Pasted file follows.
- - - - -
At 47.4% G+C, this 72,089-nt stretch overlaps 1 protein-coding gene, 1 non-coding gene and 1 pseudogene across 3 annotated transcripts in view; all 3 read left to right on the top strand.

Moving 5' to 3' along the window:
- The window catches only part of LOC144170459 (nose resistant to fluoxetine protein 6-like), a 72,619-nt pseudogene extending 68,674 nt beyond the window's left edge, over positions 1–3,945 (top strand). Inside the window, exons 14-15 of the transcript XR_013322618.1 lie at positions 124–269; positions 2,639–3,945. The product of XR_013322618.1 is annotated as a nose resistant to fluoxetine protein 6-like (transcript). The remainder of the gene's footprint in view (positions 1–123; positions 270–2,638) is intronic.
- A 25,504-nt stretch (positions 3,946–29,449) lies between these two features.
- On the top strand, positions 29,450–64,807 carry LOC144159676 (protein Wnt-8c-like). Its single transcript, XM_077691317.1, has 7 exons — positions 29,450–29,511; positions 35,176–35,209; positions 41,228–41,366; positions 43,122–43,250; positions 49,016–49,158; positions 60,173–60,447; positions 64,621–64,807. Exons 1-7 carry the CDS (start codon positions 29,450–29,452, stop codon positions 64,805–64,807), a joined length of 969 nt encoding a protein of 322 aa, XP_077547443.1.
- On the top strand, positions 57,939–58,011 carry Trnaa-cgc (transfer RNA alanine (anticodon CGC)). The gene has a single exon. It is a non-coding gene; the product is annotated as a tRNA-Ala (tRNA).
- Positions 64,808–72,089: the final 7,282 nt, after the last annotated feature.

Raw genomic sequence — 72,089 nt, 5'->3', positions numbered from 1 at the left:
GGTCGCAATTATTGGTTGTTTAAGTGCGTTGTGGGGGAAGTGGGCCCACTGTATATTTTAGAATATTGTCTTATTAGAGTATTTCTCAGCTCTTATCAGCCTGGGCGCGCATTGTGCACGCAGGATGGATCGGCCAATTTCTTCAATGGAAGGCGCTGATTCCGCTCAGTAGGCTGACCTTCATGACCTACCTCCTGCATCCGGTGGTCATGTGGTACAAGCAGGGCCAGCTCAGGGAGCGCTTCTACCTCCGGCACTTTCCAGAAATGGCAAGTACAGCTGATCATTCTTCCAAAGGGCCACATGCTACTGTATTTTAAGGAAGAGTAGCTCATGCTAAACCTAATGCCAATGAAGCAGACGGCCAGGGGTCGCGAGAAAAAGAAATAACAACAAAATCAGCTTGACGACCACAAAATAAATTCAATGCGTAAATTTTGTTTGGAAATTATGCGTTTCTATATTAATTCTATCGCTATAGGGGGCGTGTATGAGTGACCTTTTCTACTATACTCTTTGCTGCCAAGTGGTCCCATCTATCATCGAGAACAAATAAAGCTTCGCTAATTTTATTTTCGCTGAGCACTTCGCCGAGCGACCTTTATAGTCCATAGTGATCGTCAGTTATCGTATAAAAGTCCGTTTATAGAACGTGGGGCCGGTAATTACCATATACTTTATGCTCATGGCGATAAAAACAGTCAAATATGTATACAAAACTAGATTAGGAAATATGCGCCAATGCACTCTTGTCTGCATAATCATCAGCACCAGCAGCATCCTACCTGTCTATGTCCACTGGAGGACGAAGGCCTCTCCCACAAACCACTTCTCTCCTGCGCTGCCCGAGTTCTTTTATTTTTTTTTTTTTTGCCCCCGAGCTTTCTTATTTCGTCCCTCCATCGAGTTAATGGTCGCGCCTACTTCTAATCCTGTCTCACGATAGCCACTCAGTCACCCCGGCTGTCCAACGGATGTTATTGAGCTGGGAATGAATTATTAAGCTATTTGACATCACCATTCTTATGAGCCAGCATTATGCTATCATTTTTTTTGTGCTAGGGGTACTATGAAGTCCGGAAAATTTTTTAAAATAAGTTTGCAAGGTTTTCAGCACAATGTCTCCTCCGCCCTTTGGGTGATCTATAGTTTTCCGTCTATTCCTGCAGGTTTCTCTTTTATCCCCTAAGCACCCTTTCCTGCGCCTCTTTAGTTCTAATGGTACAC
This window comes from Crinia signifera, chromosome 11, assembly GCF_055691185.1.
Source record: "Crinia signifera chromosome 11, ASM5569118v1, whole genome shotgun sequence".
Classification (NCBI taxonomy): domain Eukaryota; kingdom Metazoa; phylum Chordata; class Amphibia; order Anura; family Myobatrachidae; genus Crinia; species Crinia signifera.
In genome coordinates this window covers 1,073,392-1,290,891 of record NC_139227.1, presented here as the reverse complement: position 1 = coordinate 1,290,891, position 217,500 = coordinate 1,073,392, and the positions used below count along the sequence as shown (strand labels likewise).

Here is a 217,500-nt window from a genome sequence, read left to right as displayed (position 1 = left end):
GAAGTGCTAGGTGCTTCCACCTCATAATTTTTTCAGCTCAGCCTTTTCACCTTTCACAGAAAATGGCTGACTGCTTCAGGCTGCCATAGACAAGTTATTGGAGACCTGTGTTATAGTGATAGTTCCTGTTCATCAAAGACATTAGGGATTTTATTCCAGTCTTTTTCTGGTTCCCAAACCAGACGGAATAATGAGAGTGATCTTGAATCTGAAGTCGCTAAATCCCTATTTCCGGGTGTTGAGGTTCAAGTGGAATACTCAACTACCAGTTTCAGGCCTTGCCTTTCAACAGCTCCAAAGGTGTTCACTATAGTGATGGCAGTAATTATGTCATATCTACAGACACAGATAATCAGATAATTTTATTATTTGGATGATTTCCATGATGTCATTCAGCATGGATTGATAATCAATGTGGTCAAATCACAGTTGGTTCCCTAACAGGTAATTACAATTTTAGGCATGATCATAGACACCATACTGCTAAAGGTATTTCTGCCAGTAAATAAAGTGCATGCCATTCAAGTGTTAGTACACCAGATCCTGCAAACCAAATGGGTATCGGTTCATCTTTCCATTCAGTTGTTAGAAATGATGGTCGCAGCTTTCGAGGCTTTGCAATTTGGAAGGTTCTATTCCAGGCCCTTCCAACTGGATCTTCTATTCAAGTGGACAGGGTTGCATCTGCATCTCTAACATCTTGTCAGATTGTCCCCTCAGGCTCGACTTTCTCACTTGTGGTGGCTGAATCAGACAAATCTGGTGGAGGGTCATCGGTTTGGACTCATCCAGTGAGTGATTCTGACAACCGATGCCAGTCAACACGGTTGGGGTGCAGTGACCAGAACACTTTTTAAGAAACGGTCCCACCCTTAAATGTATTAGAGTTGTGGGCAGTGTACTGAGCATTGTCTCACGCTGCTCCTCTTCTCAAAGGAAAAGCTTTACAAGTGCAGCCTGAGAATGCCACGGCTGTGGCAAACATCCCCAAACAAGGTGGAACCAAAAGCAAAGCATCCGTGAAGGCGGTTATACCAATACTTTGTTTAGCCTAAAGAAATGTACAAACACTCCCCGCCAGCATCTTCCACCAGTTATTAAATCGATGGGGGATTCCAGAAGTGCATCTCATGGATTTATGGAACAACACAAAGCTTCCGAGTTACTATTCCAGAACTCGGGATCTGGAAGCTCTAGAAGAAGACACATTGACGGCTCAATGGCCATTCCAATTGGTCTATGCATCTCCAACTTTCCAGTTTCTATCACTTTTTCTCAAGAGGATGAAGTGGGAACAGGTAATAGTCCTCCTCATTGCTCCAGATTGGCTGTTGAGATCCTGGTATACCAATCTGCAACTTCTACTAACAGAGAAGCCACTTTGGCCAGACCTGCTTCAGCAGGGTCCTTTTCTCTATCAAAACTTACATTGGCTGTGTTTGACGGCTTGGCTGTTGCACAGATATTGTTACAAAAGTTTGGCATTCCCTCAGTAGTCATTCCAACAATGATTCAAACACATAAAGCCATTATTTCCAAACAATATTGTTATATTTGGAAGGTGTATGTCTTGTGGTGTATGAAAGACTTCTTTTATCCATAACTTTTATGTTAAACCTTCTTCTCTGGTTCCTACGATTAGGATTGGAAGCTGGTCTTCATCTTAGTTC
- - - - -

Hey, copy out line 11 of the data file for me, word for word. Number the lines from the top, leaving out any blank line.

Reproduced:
Source record: "Crinia signifera chromosome 11, ASM5569118v1, whole genome shotgun sequence".